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Africa should set its sights on feeding the world

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With the world population expected to swell by 2 billion people over the next three decades, Africa has an opportunity to step up and become a major global food production hub.

For the time being, Africa remains a net importer of food, despite its vast tracts of underutilised land and other enviable natural resources. Its reliance on food imports weighs on the continent’s current account and spells a missed economic opportunity. 

But with the right policies, technologies and infrastructure in place, Africa certainly has the potential to first meet its own food requirements, and then exceed them.

The economic opportunity is immense. The agricultural sector is possibly the continent’s biggest growth lever, and the potential for much-needed job creation is sizeable – particularly when considering that Africa is estimated to hold about 60% of the world’s uncultivated arable land.

And of the land that is cultivated, yields remain extremely low and irrigation techniques dated. 

The adoption of modern and innovative farming practices could spur a step change in the output of existing and new farmlands. The Netherlands, a country that is roughly 3.4% the size of South Africa by land area, provides a good example – being the world’s second largest exporter of food by value, despite its size, thanks to high yields.

Brazil, meanwhile, shows that it is possible for an emerging market to shift from a net importer of food to a net exporter. The South American country did so through trade liberalisation and investments in agricultural research, among other initiatives.

Much progress has been made in recent decades, but Africa is still only scratching the surface of its potential in the agribusiness game. To shift the industry onto a new trajectory, a combined effort between policymakers, financial services firms and the industry itself will be needed.

Financial services organisations should be considering how they can facilitate the sector’s growth by providing sustainable finance solutions across the entire value chain. Private-sector investments in areas such as logistics, renewable energy, warehousing and other storage facilities, agro-processing plants, and irrigation technologies will be crucial, as will public investments in road and rail infrastructure as well as ports. Access to markets is also an important focus area, and measures to tackle this issue will boost the entire agricultural value chain.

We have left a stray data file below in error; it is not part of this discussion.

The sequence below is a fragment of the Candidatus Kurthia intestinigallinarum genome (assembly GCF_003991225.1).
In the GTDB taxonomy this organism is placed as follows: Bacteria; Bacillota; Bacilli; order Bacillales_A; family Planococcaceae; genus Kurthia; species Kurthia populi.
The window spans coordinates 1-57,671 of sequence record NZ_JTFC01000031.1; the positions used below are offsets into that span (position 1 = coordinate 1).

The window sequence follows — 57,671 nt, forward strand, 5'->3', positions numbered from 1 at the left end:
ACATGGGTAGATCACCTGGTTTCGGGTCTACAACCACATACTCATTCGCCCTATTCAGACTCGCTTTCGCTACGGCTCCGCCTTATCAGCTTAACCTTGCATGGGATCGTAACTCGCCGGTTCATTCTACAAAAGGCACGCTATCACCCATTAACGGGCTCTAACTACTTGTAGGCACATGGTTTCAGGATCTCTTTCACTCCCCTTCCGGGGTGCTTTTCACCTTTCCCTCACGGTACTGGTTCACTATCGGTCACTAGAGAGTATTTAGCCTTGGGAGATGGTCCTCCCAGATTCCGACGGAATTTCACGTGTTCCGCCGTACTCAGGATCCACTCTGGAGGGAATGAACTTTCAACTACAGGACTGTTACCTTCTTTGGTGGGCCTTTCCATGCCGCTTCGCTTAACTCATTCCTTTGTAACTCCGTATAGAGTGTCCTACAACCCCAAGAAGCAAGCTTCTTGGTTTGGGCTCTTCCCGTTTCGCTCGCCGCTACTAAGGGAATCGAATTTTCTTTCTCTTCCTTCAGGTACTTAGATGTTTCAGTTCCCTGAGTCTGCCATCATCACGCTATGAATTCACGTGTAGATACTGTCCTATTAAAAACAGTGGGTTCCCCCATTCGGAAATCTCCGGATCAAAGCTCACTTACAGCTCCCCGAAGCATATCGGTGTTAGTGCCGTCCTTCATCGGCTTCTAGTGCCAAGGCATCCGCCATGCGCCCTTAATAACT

As part of those efforts, Standard Bank is working with development finance institutions and export agencies to develop sustainable finance solutions specifically for the sector. We are also funding projects that allow small-scale farmers to transform themselves into outgrowers that supply commercial farmers. Policymakers can play their part by creating an enabling investment environment, as countries such as Kenya have done. Tariffs should be made cost-reflective, for instance, and policy certainty needs to be the order of the day. 

To align policies across the continent, governments should consider existing frameworks. The second Sustainable Development Goal, for instance, is the eradication of hunger, while the African Union’s Agenda 2063 outlines a continental framework for agriculture – the Comprehensive Africa Agriculture Development Programme – whose goal is to end hunger and double agricultural productivity.

Encouragingly, the imminent implementation of the African Continental Free Trade Agreement (AfCFTA) will lower tariffs and promote intra-African trade in agriculture, making the continent less reliant on food imports from other regions. And through cross-border initiatives, Africa could strengthen its food export prospects.

African states and farming groups would also do well to adopt ‘smart farming’ concepts. Standard Bank, for instance, in partnership with technology companies, has piloted projects that use drones to monitor the health of crops, and digital technologies to monitor and regulate soil moisture in order to save water by avoiding unnecessary irrigation.

Meanwhile, regulations should be aimed at striking a balance between economic growth and safeguarding Africa’s natural environment.

Climate change poses a serious risk to Africa’s food security – and the world’s. The effects are already being felt – Tropical Cyclone Idai caused unprecedented damage in Mozambique, Zimbabwe and Malawi less than a year ago, while catastrophic droughts and flooding have affected South Africa and East Africa, among other regions. Currently, the devastating locust invasion in East Africa – Ethiopia, Kenya and Somalia specifically – is threatening food security in the region. 

Considering that agriculture already accounts for a large portion of Africa’s GDP, the impact of climate change on the economy can be severe.

Another risk is that the expansion of Africa’s agricultural sector will place more strain on the continent’s water resources, which need to be carefully managed. The adoption of advanced irrigation techniques is a good start.

To play its part and to promote gender equality, Standard Bank recently partnered with United Nations (UN) Women on a project aimed at developing climate-smart farming techniques amongst rural women. The initiative is being rolled out in Uganda, South Africa, Malawi and Nigeria. 

While the sector’s future is not without its risks, it may well be Africa’s biggest opportunity over coming decades. Being a major contributor to GDP and employment, the sector is the continent’s most effective lever for achieving inclusive growth.

Sola David-Borha is the Chief Executive of Africa Regions at Standard Bank Group.


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